Western Australian Liberal senator Dean Smith has delivered on his promise to fast-track same-sex marriage laws, asking federal parliament to start debate on Thursday.

The draft laws proposed by Senator Smith have strong support as a "starting point" from many of his Liberal colleagues, as well as Labor, the Greens, independent Derryn Hinch and the Nick Xenophon Team.

A second bill proposed by conservative Liberal senator James Paterson has been promptly shut down by Prime Minister Turnbull who said religious protections that discriminate against gay couples have no chance of passing parliament.

The Paterson bill promises exemptions for ministers of religion and celebrants with genuine belief and allows a limited form of conscientious objection.

Both Prime Minister Malcolm Turnbull and Labor leader Bill Shorten have vowed to back the vote of the Australian people. Photo: AAP
Mr Turnbull said a bill to legalise same sex marriage will go to the Houe of Representatives before Christmas. Photo AAP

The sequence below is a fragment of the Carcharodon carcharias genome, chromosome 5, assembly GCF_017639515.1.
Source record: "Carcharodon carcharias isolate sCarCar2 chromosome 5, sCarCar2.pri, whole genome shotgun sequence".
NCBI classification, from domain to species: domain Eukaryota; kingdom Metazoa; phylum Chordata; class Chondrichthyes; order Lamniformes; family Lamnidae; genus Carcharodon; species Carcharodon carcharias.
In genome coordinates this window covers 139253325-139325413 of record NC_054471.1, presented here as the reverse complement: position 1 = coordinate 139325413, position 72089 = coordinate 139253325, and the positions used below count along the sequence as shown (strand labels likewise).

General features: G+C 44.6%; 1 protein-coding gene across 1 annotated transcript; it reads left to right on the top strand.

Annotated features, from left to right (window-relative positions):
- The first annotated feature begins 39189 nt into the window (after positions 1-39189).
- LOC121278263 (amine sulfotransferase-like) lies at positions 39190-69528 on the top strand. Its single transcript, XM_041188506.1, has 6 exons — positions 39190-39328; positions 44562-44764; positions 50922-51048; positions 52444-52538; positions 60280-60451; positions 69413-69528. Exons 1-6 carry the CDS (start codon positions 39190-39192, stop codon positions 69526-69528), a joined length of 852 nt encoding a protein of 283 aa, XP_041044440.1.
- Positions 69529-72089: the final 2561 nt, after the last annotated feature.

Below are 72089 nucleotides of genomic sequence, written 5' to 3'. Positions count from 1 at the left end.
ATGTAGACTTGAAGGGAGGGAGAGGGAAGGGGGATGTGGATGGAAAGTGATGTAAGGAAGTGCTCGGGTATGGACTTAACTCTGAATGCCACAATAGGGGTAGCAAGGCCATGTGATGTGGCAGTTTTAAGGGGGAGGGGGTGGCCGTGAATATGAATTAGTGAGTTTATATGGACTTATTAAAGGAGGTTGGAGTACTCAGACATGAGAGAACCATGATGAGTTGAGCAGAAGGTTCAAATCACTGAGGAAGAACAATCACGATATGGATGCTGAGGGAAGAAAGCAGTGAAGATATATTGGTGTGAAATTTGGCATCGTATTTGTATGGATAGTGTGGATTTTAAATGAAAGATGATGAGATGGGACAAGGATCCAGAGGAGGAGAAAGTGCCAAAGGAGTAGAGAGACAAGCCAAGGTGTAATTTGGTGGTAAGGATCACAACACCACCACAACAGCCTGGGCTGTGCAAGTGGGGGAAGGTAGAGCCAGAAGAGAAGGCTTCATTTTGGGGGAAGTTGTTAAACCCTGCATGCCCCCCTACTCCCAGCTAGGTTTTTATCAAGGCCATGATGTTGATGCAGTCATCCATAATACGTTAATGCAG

This would mean bakers, caterers, jewellers, printers, dress-makers and tailors would all be allowed to refuse their services and goods to same-sex couples planning weddings, on the grounds of religious or “conscientious” beliefs.

However, Senator Smith's bill also includes exemptions so religious organisations can refuse to conduct same-sex marriages.

It also seeks to protect freedom of speech and guarantee the right of parents to take their children out of school classes that conflicted with their values.

Prime Minister Malcolm Turnbull threw his support behind Senator Smith's bill but said he expects it will still be highly debated.

When can same-sex couples get married?

Two men dresses as brides are seen as people begin to gather in front of the State library of Victoria for the outcome of the Same Sex Marriage postal survey. Source: AAP

Australia's lingering citizenship scandal may have an impact on the result, and delay the bill from passing through the House of Representatives.